Models of bacteriophage DNA packaging motors

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42 Scopus citations


An ATP-dependent motor drives a DNA genome into a bacteriophage capsid during morphogenesis of double-stranded DNA bacteriophages both in vivo and in vitro. The DNA molecule enters the capsid through a channel in the center of a symmetric protein ring called a connector. Mechanisms in two classes have been proposed for this motor: (1) An ATP-driven rotating connector pulls a DNA molecule via serial power strokes. (2) The connector rectifies DNA motion that is either thermal, biased thermal, or oscillating electrical field-induced (motor-ratchet hypothesis). Mechanisms in the first class have previously been proposed to explain the detailed structure of DNA packaging motors. The present study demonstrates that the motor-ratchet hypothesis also explains the current data, including data in the following categories: biochemical genetics, energetics, structure, and packaging dynamics.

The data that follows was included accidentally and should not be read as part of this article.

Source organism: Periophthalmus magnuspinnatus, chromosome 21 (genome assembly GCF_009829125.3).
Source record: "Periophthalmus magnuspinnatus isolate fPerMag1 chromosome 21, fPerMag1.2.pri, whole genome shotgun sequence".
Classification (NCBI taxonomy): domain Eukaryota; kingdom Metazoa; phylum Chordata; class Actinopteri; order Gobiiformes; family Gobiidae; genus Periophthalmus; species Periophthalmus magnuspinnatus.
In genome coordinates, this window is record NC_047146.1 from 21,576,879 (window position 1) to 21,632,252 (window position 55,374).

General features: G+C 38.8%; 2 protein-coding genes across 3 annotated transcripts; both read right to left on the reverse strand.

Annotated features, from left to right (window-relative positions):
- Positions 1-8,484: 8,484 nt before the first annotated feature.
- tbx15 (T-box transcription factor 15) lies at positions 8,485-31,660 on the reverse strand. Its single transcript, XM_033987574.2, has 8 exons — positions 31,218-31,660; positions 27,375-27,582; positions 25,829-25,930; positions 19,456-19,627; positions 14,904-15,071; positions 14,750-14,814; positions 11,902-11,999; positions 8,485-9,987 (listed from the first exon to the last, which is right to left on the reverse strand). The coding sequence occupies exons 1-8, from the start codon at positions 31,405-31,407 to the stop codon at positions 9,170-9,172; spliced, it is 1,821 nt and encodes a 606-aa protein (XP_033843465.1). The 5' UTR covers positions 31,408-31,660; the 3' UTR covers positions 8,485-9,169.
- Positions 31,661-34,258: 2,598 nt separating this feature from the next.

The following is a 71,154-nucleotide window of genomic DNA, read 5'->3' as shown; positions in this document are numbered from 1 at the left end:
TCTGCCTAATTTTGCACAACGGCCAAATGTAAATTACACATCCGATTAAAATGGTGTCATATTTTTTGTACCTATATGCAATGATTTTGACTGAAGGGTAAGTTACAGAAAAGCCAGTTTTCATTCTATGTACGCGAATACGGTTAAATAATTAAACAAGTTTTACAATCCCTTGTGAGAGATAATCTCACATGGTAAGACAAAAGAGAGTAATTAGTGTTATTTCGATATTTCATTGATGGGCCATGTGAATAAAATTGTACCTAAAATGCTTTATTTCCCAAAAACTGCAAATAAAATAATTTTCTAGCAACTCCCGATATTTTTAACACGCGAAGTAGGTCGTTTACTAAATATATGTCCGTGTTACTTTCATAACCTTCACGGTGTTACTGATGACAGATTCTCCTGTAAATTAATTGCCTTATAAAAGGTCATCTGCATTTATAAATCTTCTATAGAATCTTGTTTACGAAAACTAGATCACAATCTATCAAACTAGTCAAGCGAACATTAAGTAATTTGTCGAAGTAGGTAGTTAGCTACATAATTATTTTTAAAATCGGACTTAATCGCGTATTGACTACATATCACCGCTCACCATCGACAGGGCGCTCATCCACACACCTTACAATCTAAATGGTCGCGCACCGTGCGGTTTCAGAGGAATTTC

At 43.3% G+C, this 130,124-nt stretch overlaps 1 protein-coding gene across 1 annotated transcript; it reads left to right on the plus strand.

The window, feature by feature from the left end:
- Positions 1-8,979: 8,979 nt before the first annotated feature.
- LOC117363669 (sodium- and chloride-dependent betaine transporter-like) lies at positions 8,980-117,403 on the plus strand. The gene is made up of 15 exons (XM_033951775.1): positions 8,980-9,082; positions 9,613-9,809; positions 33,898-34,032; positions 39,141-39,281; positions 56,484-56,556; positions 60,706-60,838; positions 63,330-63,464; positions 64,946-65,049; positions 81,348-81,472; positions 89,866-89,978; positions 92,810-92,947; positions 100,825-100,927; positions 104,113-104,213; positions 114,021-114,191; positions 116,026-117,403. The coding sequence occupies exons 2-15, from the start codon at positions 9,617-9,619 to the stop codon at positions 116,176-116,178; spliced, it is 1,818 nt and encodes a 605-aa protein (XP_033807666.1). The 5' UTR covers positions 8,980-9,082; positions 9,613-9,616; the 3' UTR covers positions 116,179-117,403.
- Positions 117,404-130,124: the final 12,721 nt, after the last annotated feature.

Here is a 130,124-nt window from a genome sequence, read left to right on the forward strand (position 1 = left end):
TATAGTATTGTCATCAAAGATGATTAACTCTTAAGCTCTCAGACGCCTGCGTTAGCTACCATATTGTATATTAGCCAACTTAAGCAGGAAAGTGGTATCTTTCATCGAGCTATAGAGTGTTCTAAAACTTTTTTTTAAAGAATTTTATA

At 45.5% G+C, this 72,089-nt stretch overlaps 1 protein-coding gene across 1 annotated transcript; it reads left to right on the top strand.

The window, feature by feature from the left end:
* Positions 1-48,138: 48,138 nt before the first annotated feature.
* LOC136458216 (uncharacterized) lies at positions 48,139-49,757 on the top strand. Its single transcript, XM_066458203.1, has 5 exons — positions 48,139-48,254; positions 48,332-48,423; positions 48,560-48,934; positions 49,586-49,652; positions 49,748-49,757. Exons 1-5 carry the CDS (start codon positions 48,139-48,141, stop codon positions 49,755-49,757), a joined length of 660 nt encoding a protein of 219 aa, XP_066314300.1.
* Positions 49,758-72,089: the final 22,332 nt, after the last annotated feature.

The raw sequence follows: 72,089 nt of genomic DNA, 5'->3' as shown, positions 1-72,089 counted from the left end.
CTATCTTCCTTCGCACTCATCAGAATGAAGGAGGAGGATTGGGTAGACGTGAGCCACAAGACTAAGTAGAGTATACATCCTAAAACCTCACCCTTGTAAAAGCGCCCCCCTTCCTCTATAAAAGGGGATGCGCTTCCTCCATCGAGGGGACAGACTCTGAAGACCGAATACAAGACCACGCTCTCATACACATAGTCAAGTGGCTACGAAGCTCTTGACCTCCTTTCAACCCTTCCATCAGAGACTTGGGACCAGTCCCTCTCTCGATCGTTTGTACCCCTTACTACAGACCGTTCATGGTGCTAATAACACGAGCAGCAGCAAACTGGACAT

Original languageEnglish (US)
Pages (from-to)179-188
Number of pages10
JournalJournal of Structural Biology
Issue number3
StatePublished - Mar 1 2003


  • Bacteriophage
  • Biochemical energetics
  • Biochemical genetics
  • Connector
  • Feedback control
  • Structure of

ASJC Scopus subject areas

  • Structural Biology


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